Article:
Posted by Sarah West on Nov 11, 2019
Italian instrument maker, Antonio Stradivari, has long been regarded as one of the finest instrument makers of all time. Primarily a builder of violins, violas, and cellos, his career started around 350 years ago. Today, many instruments he made with his own hands are still in use. His instruments command the highest prices at auctions and have been owned and played by some of the world’s top musicians of every generation for the past 300-plus years.
Stradivari’s name is well-known by musicians and non-musicians alike. His patterns have been copied hundreds of thousands of times by makers and manufacturers of string instruments. Countless student violins have been inscribed and labeled with the name Stradivarius to entice possible buyers. (Stradivarius, the Latin form of the name, is often used when discussing Stradivari’s instruments or copies).
Very little is known about the early life of Antonio Stradivari, including his exact birthdate and the city of his birth. It is surmised that he was born in 1644 in Cremona, Italy, to Alessandro Stradivari. Cremona was a city that had been known for its master violin makers for nearly 100 years. It is thought that Stradivari apprenticed with Cremona’s leading violin maker, Nicolo Amati, who was the 3rd generation of violin makers in his family. Stradivari is thought to have apprenticed with Amati starting in the late 1650s.
There is another theory, in which Stradivari actually started out as a woodcarver and inlayer employed by Amati. This theory is supported by his elaborate purfling work and decorations on some of his later violins.
Around 1680, Stradivari began to develop his own style and model for the violin family of instruments. He moved to No. 1 Piazza Roma, just down the street from several other top violin making families of Cremona (including the Amatis and Guarneris), and lived there for the rest of his life.
Stradivari’s work was marked by experimentation, and in the early 1690s he changed several elements in his instruments. He developed a pattern for a violin that was larger, referred to as “long Strads,” and started using a redder, darker varnish, different from the yellower varnish he had been using (similar to Amati’s). In 1698 he abandoned the larger model violin, and from 1700-1720 settled into one of his finest periods of work called the “Golden Period” by later historians.
Not just violins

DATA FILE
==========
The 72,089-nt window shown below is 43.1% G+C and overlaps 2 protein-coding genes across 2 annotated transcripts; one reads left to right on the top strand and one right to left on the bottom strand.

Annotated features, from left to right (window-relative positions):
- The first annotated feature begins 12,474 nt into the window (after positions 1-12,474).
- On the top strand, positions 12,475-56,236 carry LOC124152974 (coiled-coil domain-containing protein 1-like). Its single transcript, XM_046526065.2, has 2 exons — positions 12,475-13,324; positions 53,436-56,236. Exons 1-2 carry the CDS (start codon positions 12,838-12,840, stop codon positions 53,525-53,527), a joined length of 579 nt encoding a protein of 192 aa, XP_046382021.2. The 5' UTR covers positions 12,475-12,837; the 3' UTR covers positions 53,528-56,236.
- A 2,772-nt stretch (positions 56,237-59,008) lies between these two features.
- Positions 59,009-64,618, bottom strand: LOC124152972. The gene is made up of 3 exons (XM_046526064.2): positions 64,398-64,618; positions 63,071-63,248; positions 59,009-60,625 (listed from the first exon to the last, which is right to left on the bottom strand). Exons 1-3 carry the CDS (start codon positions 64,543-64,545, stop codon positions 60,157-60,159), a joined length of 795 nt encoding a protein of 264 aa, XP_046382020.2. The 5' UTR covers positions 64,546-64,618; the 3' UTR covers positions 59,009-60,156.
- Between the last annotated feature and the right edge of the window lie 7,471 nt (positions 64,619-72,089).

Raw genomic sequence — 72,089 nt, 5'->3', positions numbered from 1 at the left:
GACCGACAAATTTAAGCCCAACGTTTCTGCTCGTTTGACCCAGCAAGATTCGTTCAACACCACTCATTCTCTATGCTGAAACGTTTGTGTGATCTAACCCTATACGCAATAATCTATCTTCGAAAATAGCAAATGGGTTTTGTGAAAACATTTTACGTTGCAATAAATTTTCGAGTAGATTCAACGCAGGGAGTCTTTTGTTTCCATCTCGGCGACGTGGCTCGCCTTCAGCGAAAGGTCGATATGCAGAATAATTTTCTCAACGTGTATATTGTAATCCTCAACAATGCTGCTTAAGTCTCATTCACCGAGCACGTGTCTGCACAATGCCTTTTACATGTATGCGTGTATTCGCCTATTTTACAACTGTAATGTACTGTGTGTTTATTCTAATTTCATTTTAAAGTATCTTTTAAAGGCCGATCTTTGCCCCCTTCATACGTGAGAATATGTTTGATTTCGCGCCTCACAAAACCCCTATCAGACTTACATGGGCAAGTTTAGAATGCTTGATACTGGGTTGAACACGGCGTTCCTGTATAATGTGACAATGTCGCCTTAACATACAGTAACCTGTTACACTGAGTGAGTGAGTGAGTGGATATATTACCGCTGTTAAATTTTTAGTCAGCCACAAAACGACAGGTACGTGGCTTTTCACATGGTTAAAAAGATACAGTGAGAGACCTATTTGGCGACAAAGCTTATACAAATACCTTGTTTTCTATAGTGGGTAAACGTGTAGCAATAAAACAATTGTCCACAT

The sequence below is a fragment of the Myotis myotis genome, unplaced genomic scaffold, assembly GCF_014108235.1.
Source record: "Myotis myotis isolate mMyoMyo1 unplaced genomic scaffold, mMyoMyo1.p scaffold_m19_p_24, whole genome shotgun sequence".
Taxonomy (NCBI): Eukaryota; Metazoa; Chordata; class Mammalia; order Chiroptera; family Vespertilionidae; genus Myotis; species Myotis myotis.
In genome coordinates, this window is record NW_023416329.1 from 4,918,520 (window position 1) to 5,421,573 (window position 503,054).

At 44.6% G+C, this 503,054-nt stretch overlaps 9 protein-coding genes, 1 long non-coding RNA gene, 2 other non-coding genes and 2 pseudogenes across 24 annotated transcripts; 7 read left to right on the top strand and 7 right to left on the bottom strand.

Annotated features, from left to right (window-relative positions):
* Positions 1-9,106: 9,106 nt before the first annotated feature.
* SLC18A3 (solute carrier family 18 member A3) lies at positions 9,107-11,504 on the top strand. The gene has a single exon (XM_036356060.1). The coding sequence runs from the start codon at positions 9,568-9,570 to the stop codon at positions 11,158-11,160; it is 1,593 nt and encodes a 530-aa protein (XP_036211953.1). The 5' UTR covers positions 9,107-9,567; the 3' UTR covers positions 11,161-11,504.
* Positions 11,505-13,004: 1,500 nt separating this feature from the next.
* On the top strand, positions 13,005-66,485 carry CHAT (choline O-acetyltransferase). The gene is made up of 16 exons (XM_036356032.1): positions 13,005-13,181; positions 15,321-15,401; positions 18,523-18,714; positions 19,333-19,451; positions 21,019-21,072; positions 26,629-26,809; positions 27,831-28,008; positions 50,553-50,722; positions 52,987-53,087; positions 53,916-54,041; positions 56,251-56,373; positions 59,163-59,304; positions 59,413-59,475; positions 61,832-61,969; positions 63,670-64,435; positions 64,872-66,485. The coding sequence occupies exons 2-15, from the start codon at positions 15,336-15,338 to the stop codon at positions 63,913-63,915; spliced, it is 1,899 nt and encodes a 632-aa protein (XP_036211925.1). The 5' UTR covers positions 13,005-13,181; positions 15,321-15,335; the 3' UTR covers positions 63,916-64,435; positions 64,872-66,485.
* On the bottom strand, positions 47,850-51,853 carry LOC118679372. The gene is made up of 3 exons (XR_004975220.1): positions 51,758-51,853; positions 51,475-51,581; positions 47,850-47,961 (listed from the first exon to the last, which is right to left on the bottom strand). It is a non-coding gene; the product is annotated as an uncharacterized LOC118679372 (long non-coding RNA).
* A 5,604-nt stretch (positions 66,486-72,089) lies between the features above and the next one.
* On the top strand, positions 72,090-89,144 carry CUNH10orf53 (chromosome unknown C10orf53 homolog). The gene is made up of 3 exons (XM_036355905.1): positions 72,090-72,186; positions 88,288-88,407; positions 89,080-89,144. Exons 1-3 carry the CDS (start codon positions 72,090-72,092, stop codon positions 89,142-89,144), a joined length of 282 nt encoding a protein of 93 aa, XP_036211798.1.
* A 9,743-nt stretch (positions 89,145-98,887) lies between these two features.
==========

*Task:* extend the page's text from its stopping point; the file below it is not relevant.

Although Stradivari is most famous for his violins, he also crafted cellos, violas, harps, guitars, and even mandolins. It is estimated that he made over 1,100 instruments in his life. About 650 instruments still survive, including between 450-512 violins.
Here is Krishnasol Jiménez playing Bartolotti's Passacaglie on an Antonio Stradivari "Sabionari" guitar from 1679:
Mysteries of Stradivari
One of the enduring mysteries of Stradivarius violins is the varnish. Stradivari’s legendary varnish has puzzled and fascinated violinmakers, historians, musicians, and even chemists since the beginning of the 19th century. Stradivari’s patterns for the actual violin had long been exhaustively analyzed and the wood and other elements scrutinized to discover the secrets of the fine qualities of the sounds produced by his instruments. The qualities of his varnish have turned out to be an elusive “secret” and one of the mysteries surrounding the instruments of Stradivari.
What’s in a name?
Every Stradivarius instrument has been given a name. Some bear the name of a previous owner or famous player of the instrument (“Le Sarasate" after the great violin virtuoso Pablo de Sarasate, “Leonardo da Vinci”– owned by the Da Vinci family), composers (the “Wieniawski”),and some have more romantic names like the “Sleeping Beauty.”
Napoleon was once thought to have owned the “Molitar” Stradivarius violin. Yo Yo Ma owns probably the most famous cello in existence: the “Davidov” Stradivarius, once owned by Jacqueline du Pre.
Here is Yo Yo Ma playing his famous “Davidov” Strad:
Stradivari continued working into his nineties – if we count 1644 as his birth date. It is thought that even though Stradivari had a very long working career, it may have been impossible for him to have made more than 1000 instruments entirely by himself, so it has been argued that his sons Francesco and Omobono – and maybe a third son – were working in the family shop and contributed to the large output.
The enduring legacy
Antonio Stradivari created a standard to which many – and even most – instruments are compared to, even 300 years later. His legacy to the violin family of instruments includes lending to the inspiration of countless instrumentalists and instrument makers to create the most beautiful sounds possible from their instruments – a life that transcends wood, varnish, and time.
Top image: Antonio Stradivari examining an instrument, courtesy of Wikicommons